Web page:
Skip to content

King estate’s copyright in ‘Dream’ speech upheld on appeal

Post categories

  1. Content Restrictions
From the Winter 2000 issue of The News Media & The Law, page 30.

From the Winter 2000 issue of The News Media & The Law, page 30.

The estate of Dr. Martin Luther King Jr. can proceed with its copyright infringement lawsuit against CBS because public deliverance of the “I Have a Dream” speech did not amount to a waiver of the copyright, the U.S. Court of Appeals in Atlanta (11th Cir.) held on Nov. 5.

The opinion reverses a lower court finding in favor of CBS, which used without permission approximately 60 percent of the speech in “Martin Luther King, Jr. and the March on Washington,” a segment of CBS’s “The 20th Century with Mike Wallace” documentary series.


On Aug. 28, 1963, the Southern Christian Leadership Conference (SCLC) concluded its March on Washington, an event organized to promote the civil rights movement. More than 200,000 people gathered in front of the Lincoln Memorial on that afternoon, in large part to hear a speech by the Rev. Dr. Martin Luther King Jr., the founder and president of the SCLC. King’s “I Have a Dream” speech was broadcast live via radio and television to a nationwide audience.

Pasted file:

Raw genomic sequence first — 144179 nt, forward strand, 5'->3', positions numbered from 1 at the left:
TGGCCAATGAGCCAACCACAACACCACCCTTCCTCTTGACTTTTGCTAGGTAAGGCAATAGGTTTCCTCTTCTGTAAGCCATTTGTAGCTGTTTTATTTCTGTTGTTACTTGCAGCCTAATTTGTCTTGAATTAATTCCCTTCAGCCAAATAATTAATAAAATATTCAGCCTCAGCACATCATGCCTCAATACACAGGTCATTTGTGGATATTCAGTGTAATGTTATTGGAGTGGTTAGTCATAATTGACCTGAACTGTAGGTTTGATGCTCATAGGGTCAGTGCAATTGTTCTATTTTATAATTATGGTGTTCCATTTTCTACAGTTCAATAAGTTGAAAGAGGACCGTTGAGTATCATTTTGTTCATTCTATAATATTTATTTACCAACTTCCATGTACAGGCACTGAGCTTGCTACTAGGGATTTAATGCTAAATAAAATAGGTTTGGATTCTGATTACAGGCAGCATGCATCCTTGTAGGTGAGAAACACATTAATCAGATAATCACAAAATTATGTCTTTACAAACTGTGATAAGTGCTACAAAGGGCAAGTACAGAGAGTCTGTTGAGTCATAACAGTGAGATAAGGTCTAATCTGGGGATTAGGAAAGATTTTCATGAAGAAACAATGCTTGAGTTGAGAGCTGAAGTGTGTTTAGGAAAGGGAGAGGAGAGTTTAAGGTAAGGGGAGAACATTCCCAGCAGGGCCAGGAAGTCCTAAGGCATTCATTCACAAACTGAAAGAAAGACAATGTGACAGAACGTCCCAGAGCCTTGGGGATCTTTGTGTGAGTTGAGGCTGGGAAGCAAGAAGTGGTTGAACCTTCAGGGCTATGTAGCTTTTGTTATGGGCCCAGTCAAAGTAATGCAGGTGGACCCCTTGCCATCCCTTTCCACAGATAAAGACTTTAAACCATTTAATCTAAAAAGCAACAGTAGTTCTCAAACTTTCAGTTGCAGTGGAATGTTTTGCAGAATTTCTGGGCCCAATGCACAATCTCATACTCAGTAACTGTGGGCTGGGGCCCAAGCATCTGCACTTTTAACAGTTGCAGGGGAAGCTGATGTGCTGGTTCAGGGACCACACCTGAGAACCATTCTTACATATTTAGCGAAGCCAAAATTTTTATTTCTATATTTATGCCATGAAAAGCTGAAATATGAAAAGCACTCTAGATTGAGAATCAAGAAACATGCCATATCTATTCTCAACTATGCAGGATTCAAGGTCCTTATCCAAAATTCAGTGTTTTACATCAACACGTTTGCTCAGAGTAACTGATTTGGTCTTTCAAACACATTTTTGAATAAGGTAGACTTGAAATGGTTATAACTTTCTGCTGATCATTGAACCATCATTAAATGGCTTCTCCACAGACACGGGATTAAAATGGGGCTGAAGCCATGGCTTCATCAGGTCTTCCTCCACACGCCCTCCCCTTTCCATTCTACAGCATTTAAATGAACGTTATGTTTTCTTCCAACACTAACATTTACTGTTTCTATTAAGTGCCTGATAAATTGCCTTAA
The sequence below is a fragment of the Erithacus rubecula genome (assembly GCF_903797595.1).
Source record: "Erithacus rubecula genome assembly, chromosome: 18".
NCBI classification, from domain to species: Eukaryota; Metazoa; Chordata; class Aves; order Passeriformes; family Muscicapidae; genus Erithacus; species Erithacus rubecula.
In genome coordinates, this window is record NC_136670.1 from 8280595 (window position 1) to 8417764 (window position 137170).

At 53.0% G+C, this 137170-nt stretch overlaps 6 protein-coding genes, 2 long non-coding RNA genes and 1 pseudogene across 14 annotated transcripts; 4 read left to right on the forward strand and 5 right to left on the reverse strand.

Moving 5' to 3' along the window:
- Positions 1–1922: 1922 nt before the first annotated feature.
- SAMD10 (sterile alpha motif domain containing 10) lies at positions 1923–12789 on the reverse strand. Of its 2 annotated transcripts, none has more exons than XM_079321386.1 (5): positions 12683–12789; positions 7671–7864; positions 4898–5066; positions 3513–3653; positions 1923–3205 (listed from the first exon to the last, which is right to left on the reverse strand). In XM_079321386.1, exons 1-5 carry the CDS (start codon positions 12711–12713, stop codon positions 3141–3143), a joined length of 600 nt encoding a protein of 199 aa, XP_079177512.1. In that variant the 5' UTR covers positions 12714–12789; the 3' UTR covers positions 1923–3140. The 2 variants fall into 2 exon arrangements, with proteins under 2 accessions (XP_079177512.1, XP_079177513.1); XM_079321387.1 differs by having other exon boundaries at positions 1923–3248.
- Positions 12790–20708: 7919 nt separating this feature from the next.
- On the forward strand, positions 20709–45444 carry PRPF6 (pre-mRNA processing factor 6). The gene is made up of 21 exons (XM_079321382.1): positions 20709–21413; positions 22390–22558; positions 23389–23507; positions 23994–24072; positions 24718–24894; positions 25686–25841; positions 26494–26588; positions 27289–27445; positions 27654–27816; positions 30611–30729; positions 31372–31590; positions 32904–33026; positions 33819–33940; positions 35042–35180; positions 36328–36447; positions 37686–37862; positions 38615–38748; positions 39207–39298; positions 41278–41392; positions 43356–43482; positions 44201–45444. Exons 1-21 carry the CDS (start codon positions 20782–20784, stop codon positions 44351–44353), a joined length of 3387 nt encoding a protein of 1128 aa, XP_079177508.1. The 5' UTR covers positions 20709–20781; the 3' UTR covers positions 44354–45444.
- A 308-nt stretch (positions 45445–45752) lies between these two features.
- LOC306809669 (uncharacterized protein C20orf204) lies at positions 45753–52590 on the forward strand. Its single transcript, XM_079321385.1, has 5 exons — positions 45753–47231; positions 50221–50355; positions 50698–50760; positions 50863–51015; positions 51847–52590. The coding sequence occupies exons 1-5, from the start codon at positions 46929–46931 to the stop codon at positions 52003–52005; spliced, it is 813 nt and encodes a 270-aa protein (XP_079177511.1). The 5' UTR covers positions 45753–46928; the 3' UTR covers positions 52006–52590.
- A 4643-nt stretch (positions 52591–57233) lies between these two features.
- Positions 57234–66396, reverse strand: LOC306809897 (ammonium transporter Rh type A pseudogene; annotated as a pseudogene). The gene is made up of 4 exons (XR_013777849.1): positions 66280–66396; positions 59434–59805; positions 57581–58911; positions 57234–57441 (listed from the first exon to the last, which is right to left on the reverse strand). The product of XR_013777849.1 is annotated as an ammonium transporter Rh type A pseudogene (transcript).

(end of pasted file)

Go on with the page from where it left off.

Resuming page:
On Sept. 30, 1963 — 33 days after the original delivery of the speech — King attempted to gain federal copyright protection for the speech under the Copyright Act of 1909. The federal Copyright Office issued a certificate of registration to King on Oct. 2, 1963.

King then filed suit in federal court in New York to halt the unauthorized sale of recordings of his speech and was granted a preliminary injunction on Dec. 13, 1963. King then licensed the speech and renewed his copyright when necessary. Following his death in 1968, his estate continued to license the speech and renew the copyright.